In practice, systemd seems to use only a few of the features of cgroups, mainly to organize related processes in a way that makes it easier for administrators to keep track of them. Under sysvinit without using cgroups, orphaned processes are re-parented to PID 1, making it sometimes difficult to know where such a process originated; systemd keeps related processes together in a cgroup, even if the parent dies.
ps can show cgroups:
$ ps axw -o pid,user,cgroup,args [...snip...] 729 root 4:devices:/system.slice/rpc /sbin/rpcbind -w 738 statd 4:devices:/system.slice/nfs /sbin/rpc.statd 743 root - [rpciod] 745 root - [nfsiod] 752 root 4:devices:/system.slice/nfs /usr/sbin/rpc.idmapd 756 root 4:devices:/system.slice/cro /usr/sbin/cron -f 757 root 4:devices:/system.slice/sma /usr/sbin/smartd -n 758 daemon 4:devices:/system.slice/atd /usr/sbin/atd -f 759 root 4:devices:/system.slice/ssh /usr/sbin/sshd -D [...snip...] 28267 paulgor+ 4:devices:/user.slice,1:nam rxvt 28268 paulgor+ 4:devices:/user.slice,1:nam rxvt 28269 paulgor+ 4:devices:/user.slice,1:nam bash 28734 paulgor+ 4:devices:/user.slice,1:nam /bin/bash 28736 paulgor+ 4:devices:/user.slice,1:nam iceweasel
systemd-cgls command gives this information as a tree.
Using systemd to signal a service like
systemctl kill -s SIGTERM foo.service ensures that all processes that make up the service receive the signal.
systemctl stop foo.service terminates the running service.
It will turn back on at the next boot or if something triggers activation for it (hardware plugging, socket activation, etc.).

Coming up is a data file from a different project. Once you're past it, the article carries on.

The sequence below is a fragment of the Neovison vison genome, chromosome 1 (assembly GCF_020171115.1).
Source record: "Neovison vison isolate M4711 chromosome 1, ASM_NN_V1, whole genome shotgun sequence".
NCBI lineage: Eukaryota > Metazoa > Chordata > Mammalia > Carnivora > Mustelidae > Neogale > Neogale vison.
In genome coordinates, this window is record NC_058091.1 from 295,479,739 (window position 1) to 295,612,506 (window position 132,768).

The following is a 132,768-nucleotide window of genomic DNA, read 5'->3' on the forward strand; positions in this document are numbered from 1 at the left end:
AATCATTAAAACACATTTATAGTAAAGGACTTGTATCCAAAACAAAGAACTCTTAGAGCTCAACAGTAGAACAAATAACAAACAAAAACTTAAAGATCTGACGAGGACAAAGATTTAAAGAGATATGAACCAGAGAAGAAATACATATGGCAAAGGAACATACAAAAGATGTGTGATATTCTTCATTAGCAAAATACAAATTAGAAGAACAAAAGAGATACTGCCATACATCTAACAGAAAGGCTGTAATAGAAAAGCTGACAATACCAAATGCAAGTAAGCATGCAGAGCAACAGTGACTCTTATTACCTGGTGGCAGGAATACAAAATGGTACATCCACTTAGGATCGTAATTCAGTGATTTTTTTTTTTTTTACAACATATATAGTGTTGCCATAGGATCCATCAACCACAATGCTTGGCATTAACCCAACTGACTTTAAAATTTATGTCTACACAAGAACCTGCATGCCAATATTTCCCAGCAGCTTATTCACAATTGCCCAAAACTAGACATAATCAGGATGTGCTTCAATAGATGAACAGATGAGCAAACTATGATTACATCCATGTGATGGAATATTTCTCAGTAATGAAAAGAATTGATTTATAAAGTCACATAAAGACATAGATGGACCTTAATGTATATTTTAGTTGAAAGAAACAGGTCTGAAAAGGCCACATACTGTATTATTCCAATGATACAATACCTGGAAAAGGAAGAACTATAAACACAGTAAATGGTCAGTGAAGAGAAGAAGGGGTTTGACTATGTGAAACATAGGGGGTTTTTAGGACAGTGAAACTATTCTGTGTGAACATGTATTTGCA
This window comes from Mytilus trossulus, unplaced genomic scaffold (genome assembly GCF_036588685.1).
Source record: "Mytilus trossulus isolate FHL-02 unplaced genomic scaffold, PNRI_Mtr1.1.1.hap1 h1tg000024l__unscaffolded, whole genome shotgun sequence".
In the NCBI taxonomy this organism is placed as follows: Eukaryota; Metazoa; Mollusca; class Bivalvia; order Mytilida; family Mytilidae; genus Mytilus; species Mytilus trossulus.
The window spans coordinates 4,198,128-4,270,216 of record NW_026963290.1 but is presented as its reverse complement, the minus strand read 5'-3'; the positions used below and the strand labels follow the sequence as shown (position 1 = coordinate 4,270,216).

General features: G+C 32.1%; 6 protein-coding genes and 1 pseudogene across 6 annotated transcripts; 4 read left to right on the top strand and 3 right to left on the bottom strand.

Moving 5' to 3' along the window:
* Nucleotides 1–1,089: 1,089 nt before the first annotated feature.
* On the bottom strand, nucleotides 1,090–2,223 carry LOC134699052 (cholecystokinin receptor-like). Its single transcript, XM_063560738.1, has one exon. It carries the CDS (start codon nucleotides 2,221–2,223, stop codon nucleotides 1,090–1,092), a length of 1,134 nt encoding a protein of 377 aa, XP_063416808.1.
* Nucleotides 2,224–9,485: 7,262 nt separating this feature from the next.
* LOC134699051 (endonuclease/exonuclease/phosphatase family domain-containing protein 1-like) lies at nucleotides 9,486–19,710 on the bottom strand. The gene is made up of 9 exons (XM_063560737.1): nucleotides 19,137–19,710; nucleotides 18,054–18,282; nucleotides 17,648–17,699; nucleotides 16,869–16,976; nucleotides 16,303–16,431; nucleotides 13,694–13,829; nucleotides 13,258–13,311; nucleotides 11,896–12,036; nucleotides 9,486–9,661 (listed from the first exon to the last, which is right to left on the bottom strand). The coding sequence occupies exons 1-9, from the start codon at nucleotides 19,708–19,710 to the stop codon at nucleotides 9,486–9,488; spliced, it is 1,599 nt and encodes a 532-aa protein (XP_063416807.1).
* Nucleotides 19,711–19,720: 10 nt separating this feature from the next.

systemctl disable foo.service unhooks a service from any activation triggers.
It will not start on reboot.
The service can still be started manually.
(Note that disabling a service will not actually stop the currently running instance, if any, so you may also want to send
systemctl stop foo.service.)
We can also mask a service, which both disables it and prevents it from being started manually:
systemctl mask foo.service.
Finally, doing something like
ln -s /dev/null /etc/systemd/system/foo.service; systemctl daemon-reload will block the service from being started, even manually, because entries in
/etc/systemd/ override those in
Services can be brought back up in the way we’d expect (
/runand changes to
There’s a new top-level directory called
This contains things that once went in
/var/run (or, worse, got stuck in
/var wasn’t available early enough in the boot process).
See this mailing list post about /run.
/run/ isn’t strictly systemd-related, but part of a larger (some might say “overreaching”) clean up, like the newly standardized config files (although the point of those new config files is that they can be run directly by systemd, without executing a shell, so systemd directly reads
Because systemd unit files are capable of doing the same job (i.e. — offering config options for init scripts that have become too complex for admins to safely edit), systemd has the ambition to phase out
/etc/sysconfig on Red Hat-based distros).
systemd-tmpfiles creates, deletes, and tidies up temp files based on configuration files in
The syntax of these files is concise (see
$ cat /usr/lib/tmpfiles.d/sshd.conf d /var/run/sshd 0755 root root
systemd can do cron-like stuff, configured with
.timer unit files. See
systemd handles mounting filesystems.
It can do automounting, and includes various additions to the traditional
systemd has a built-in SNTP server, but it.
It more or less backs off if an ntpd is running.
timedatectl utility can change or monitor the system clock.
$ timedatectl status Local time: Tue 2018-04-03 19:48:50 EDT Universal time: Tue 2018-04-03 23:48:50 UTC RTC time: Tue 2018-04-03 23:48:50 Time zone: America/Detroit (EDT, -0400) NTP enabled: yes NTP synchronized: yes RTC in local TZ: no DST active: yes Last DST change: DST began at Sun 2018-03-11 01:59:59 EST Sun 2018-03-11 03:00:00 EDT Next DST change: DST ends (the clock jumps one hour backwards) at Sun 2018-11-04 01:59:59 EDT Sun 2018-11-04 01:00:00 EST
man systemd.indexand http://www.freedesktop.org/software/systemd/man/index.html